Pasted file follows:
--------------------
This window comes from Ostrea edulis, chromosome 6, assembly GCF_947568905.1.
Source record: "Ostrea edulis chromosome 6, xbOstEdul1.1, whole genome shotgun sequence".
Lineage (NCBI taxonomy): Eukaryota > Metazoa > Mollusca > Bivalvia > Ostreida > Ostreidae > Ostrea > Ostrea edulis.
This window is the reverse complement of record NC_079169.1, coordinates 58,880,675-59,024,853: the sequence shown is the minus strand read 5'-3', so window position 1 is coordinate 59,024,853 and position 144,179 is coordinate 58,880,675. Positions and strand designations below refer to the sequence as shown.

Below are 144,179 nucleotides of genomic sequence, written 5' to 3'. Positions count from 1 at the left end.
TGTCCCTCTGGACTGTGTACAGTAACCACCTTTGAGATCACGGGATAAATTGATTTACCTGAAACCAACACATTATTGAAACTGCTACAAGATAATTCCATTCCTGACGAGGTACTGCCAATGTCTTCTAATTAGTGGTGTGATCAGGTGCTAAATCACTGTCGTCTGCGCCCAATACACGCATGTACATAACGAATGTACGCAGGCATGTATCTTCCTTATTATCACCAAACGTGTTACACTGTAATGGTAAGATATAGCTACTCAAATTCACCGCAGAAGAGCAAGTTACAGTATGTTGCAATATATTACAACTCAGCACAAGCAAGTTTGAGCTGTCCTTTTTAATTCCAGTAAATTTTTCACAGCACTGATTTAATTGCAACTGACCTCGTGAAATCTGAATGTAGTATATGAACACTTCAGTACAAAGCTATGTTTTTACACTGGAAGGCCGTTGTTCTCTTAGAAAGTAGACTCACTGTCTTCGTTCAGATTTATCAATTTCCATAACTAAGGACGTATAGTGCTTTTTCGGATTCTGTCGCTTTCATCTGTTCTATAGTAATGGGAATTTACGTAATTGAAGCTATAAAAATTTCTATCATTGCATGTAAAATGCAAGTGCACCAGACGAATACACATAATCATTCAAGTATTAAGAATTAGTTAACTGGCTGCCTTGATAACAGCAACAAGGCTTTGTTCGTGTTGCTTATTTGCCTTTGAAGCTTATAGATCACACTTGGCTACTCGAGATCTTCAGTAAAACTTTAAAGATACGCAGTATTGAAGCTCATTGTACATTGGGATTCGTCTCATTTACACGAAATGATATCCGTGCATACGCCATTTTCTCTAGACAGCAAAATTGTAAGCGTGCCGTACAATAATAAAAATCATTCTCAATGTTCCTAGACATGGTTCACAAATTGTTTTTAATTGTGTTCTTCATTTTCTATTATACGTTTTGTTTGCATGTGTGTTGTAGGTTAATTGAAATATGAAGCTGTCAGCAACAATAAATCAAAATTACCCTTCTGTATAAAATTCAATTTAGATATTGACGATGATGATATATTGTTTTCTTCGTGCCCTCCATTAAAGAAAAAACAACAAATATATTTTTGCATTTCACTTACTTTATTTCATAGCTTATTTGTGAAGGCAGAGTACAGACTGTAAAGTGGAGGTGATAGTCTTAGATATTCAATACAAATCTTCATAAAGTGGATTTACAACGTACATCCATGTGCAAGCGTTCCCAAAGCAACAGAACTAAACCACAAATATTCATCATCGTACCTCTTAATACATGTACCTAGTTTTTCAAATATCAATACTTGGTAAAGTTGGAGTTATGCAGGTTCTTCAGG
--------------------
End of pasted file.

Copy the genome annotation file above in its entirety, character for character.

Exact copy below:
This window comes from Ostrea edulis, chromosome 6, assembly GCF_947568905.1.
Source record: "Ostrea edulis chromosome 6, xbOstEdul1.1, whole genome shotgun sequence".
Lineage (NCBI taxonomy): Eukaryota > Metazoa > Mollusca > Bivalvia > Ostreida > Ostreidae > Ostrea > Ostrea edulis.
This window is the reverse complement of record NC_079169.1, coordinates 58,880,675-59,024,853: the sequence shown is the minus strand read 5'-3', so window position 1 is coordinate 59,024,853 and position 144,179 is coordinate 58,880,675. Positions and strand designations below refer to the sequence as shown.

Below are 144,179 nucleotides of genomic sequence, written 5' to 3'. Positions count from 1 at the left end.
TGTCCCTCTGGACTGTGTACAGTAACCACCTTTGAGATCACGGGATAAATTGATTTACCTGAAACCAACACATTATTGAAACTGCTACAAGATAATTCCATTCCTGACGAGGTACTGCCAATGTCTTCTAATTAGTGGTGTGATCAGGTGCTAAATCACTGTCGTCTGCGCCCAATACACGCATGTACATAACGAATGTACGCAGGCATGTATCTTCCTTATTATCACCAAACGTGTTACACTGTAATGGTAAGATATAGCTACTCAAATTCACCGCAGAAGAGCAAGTTACAGTATGTTGCAATATATTACAACTCAGCACAAGCAAGTTTGAGCTGTCCTTTTTAATTCCAGTAAATTTTTCACAGCACTGATTTAATTGCAACTGACCTCGTGAAATCTGAATGTAGTATATGAACACTTCAGTACAAAGCTATGTTTTTACACTGGAAGGCCGTTGTTCTCTTAGAAAGTAGACTCACTGTCTTCGTTCAGATTTATCAATTTCCATAACTAAGGACGTATAGTGCTTTTTCGGATTCTGTCGCTTTCATCTGTTCTATAGTAATGGGAATTTACGTAATTGAAGCTATAAAAATTTCTATCATTGCATGTAAAATGCAAGTGCACCAGACGAATACACATAATCATTCAAGTATTAAGAATTAGTTAACTGGCTGCCTTGATAACAGCAACAAGGCTTTGTTCGTGTTGCTTATTTGCCTTTGAAGCTTATAGATCACACTTGGCTACTCGAGATCTTCAGTAAAACTTTAAAGATACGCAGTATTGAAGCTCATTGTACATTGGGATTCGTCTCATTTACACGAAATGATATCCGTGCATACGCCATTTTCTCTAGACAGCAAAATTGTAAGCGTGCCGTACAATAATAAAAATCATTCTCAATGTTCCTAGACATGGTTCACAAATTGTTTTTAATTGTGTTCTTCATTTTCTATTATACGTTTTGTTTGCATGTGTGTTGTAGGTTAATTGAAATATGAAGCTGTCAGCAACAATAAATCAAAATTACCCTTCTGTATAAAATTCAATTTAGATATTGACGATGATGATATATTGTTTTCTTCGTGCCCTCCATTAAAGAAAAAACAACAAATATATTTTTGCATTTCACTTACTTTATTTCATAGCTTATTTGTGAAGGCAGAGTACAGACTGTAAAGTGGAGGTGATAGTCTTAGATATTCAATACAAATCTTCATAAAGTGGATTTACAACGTACATCCATGTGCAAGCGTTCCCAAAGCAACAGAACTAAACCACAAATATTCATCATCGTACCTCTTAATACATGTACCTAGTTTTTCAAATATCAATACTTGGTAAAGTTGGAGTTATGCAGGTTCTTCAGG